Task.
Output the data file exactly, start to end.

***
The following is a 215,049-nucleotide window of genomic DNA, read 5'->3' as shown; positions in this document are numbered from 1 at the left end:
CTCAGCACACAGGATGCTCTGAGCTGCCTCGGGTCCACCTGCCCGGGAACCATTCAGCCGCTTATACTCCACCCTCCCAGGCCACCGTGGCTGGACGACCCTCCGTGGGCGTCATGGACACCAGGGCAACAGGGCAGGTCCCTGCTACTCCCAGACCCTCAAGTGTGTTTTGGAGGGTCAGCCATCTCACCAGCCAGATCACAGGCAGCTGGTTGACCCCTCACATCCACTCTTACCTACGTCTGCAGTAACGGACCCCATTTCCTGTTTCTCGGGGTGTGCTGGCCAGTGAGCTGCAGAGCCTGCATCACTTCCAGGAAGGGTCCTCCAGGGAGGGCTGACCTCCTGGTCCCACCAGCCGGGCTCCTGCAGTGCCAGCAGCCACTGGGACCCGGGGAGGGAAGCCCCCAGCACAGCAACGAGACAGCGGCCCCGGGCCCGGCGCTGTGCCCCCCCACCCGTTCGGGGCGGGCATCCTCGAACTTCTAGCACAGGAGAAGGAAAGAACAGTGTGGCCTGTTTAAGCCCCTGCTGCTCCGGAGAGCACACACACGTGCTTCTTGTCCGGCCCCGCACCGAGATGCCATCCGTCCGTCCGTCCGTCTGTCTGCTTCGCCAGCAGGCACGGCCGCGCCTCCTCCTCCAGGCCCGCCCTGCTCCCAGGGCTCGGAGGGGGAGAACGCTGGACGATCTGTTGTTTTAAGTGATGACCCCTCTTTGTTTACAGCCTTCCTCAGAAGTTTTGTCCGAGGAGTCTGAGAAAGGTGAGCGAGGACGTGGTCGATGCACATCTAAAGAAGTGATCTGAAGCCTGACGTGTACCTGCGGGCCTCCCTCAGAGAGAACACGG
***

The following is a 215,049-nucleotide window of genomic DNA, read 5'->3' as shown; positions in this document are numbered from 1 at the left end:
CTCAGCACACAGGATGCTCTGAGCTGCCTCGGGTCCACCTGCCCGGGAACCATTCAGCCGCTTATACTCCACCCTCCCAGGCCACCGTGGCTGGACGACCCTCCGTGGGCGTCATGGACACCAGGGCAACAGGGCAGGTCCCTGCTACTCCCAGACCCTCAAGTGTGTTTTGGAGGGTCAGCCATCTCACCAGCCAGATCACAGGCAGCTGGTTGACCCCTCACATCCACTCTTACCTACGTCTGCAGTAACGGACCCCATTTCCTGTTTCTCGGGGTGTGCTGGCCAGTGAGCTGCAGAGCCTGCATCACTTCCAGGAAGGGTCCTCCAGGGAGGGCTGACCTCCTGGTCCCACCAGCCGGGCTCCTGCAGTGCCAGCAGCCACTGGGACCCGGGGAGGGAAGCCCCCAGCACAGCAACGAGACAGCGGCCCCGGGCCCGGCGCTGTGCCCCCCCACCCGTTCGGGGCGGGCATCCTCGAACTTCTAGCACAGGAGAAGGAAAGAACAGTGTGGCCTGTTTAAGCCCCTGCTGCTCCGGAGAGCACACACACGTGCTTCTTGTCCGGCCCCGCACCGAGATGCCATCCGTCCGTCCGTCCGTCTGTCTGCTTCGCCAGCAGGCACGGCCGCGCCTCCTCCTCCAGGCCCGCCCTGCTCCCAGGGCTCGGAGGGGGAGAACGCTGGACGATCTGTTGTTTTAAGTGATGACCCCTCTTTGTTTACAGCCTTCCTCAGAAGTTTTGTCCGAGGAGTCTGAGAAAGGTGAGCGAGGACGTGGTCGATGCACATCTAAAGAAGTGATCTGAAGCCTGACGTGTACCTGCGGGCCTCCCTCAGAGAGAACACGG